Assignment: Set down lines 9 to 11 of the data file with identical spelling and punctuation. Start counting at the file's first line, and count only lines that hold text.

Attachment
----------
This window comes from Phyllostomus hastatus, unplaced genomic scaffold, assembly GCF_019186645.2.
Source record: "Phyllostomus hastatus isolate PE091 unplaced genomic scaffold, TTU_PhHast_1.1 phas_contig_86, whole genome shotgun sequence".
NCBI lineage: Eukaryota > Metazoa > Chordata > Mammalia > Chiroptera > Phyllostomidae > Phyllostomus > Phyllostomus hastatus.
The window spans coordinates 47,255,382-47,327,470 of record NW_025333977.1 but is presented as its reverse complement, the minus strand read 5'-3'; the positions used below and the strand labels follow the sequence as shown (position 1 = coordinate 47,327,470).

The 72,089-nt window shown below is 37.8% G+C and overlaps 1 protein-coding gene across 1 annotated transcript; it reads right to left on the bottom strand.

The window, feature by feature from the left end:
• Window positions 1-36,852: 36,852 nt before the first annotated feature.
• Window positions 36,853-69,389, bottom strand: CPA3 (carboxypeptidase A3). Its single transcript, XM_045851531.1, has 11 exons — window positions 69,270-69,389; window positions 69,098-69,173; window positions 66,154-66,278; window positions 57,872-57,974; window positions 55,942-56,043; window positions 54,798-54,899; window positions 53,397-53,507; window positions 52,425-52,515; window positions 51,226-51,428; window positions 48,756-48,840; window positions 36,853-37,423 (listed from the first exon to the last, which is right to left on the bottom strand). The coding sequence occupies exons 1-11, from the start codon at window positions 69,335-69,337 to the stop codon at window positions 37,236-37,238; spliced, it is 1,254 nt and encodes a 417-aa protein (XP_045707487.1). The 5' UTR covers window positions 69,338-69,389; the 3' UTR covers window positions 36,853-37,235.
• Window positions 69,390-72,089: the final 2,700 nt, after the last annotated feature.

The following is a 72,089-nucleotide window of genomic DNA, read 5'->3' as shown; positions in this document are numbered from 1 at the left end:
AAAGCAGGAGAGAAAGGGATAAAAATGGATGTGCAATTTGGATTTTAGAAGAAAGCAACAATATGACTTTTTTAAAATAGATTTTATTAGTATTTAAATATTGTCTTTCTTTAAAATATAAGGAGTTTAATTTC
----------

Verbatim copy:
• Window positions 69,390-72,089: the final 2,700 nt, after the last annotated feature.

The following is a 72,089-nucleotide window of genomic DNA, read 5'->3' as shown; positions in this document are numbered from 1 at the left end:
AAAGCAGGAGAGAAAGGGATAAAAATGGATGTGCAATTTGGATTTTAGAAGAAAGCAACAATATGACTTTTTTAAAATAGATTTTATTAGTATTTAAATATTGTCTTTCTTTAAAATATAAGGAGTTTAATTTC